partially blocked arteries, dissected arteries,
disease of the heart muscle, abnormal heart
rhythm or a decrease in blood volume may
cause inadequate blood flow from your heart.
Loss of balance
Disequilibrium is the loss of balance or
the feeling of unsteadiness when you walk.
Causes may include:
Inner ear problems. An
abnormality with your inner ear can cause
you to feel like you are floating, have a
heavy head or are unsteady in the dark.
Sensory disorders. Failing
vision and nerve damage in your legs are
common in older adults and can result in
difficulty maintaining your balance.
Joint and muscle problems. Muscle
weakness and Osteoarthritis can contribute
to loss of balance when it involves weight-bearing
joints. This is increased when pain is involved
as this causes the muscles around the painful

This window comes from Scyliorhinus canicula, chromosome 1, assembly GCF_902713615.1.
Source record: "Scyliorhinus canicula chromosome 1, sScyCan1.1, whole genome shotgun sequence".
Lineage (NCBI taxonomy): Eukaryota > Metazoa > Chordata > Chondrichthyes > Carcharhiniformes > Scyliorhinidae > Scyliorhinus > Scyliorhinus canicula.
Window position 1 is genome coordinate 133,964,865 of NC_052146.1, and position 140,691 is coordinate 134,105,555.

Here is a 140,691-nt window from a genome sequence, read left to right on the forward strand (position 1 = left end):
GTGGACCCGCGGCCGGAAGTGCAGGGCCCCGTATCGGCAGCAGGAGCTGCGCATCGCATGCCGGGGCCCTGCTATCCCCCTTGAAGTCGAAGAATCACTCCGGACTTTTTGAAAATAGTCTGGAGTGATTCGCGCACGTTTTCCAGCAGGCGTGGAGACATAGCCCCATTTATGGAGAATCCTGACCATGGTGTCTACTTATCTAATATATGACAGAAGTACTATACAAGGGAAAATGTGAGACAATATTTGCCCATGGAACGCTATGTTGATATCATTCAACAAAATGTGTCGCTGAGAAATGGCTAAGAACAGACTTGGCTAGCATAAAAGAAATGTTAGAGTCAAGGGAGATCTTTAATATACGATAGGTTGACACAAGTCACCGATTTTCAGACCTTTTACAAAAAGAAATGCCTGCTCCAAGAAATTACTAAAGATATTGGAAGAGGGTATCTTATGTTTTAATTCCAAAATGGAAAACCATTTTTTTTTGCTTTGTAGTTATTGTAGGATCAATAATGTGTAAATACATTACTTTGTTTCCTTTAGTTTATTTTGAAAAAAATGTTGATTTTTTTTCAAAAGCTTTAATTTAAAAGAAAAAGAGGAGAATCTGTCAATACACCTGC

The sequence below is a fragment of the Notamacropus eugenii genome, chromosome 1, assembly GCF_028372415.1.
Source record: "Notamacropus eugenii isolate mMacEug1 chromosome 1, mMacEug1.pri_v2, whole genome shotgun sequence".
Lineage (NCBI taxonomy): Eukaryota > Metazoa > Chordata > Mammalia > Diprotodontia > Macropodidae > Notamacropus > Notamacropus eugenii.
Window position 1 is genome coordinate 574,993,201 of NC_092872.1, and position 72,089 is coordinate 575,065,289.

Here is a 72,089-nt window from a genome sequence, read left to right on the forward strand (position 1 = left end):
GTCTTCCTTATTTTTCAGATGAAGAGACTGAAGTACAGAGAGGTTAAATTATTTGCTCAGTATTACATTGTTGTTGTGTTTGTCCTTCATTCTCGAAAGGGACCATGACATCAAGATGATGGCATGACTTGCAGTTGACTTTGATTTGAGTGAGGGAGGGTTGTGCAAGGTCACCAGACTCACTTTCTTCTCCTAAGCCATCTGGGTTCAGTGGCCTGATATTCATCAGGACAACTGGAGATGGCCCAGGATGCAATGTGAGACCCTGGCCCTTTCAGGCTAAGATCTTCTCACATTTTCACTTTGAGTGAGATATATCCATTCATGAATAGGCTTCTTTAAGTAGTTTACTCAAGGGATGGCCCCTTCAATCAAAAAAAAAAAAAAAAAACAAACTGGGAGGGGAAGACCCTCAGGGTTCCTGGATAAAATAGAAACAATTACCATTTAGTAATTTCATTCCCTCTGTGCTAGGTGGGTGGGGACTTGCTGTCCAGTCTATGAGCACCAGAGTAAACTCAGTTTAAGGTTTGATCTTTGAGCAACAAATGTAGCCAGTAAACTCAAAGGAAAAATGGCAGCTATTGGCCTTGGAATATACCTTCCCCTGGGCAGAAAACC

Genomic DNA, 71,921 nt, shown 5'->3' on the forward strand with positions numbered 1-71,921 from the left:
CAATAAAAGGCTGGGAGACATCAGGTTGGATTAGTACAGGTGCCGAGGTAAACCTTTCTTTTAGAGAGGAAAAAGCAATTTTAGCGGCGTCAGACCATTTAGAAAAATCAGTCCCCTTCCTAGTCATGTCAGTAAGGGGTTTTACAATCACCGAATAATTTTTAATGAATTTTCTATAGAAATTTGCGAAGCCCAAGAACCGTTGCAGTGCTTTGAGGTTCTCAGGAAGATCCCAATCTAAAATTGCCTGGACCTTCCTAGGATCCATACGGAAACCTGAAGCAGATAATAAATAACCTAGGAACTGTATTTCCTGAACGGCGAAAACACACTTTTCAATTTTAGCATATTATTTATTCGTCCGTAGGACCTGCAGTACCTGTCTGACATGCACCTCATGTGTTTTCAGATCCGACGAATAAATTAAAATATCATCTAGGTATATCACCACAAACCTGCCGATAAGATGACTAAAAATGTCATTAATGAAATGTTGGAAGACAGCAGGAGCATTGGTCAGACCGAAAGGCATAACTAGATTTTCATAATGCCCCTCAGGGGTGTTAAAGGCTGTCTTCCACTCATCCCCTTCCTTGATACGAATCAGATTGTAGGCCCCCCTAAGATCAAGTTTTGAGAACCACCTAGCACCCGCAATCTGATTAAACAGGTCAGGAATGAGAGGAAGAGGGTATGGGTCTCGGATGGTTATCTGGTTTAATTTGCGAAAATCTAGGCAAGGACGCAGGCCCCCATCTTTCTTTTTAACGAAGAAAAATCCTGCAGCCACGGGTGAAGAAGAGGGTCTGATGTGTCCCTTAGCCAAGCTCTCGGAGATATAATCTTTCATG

joints to weaken and therefore add to the
feeling of loss of balance.
Medications. Loss of balance
can be a side effect of some medications,
such as anti-seizure drugs, sedatives and
When to seek medical
Be sure to see your doctor if you experience
any unexplained, recurrent or severe dizziness.
Although it is uncommon for dizziness to
signal a serious illness, see your doctor
immediately if you experience dizziness or
vertigo along with any of the following:
Loss of consciousness
Numbness or tingling
Falling or difficulty walking
Leg or arm weakness
Chest pain or rapid or slow heart rate
A new, different or severe headache
Doctors can usually determine the cause
of dizziness. Once the problem is determined
you may require a consultation with an ear,
nose and throat (ENT) specialist or a neurologist.
Even if no specific cause is found or if
your dizziness persists, prescription drugs
and Physiotherapy treatment may help to make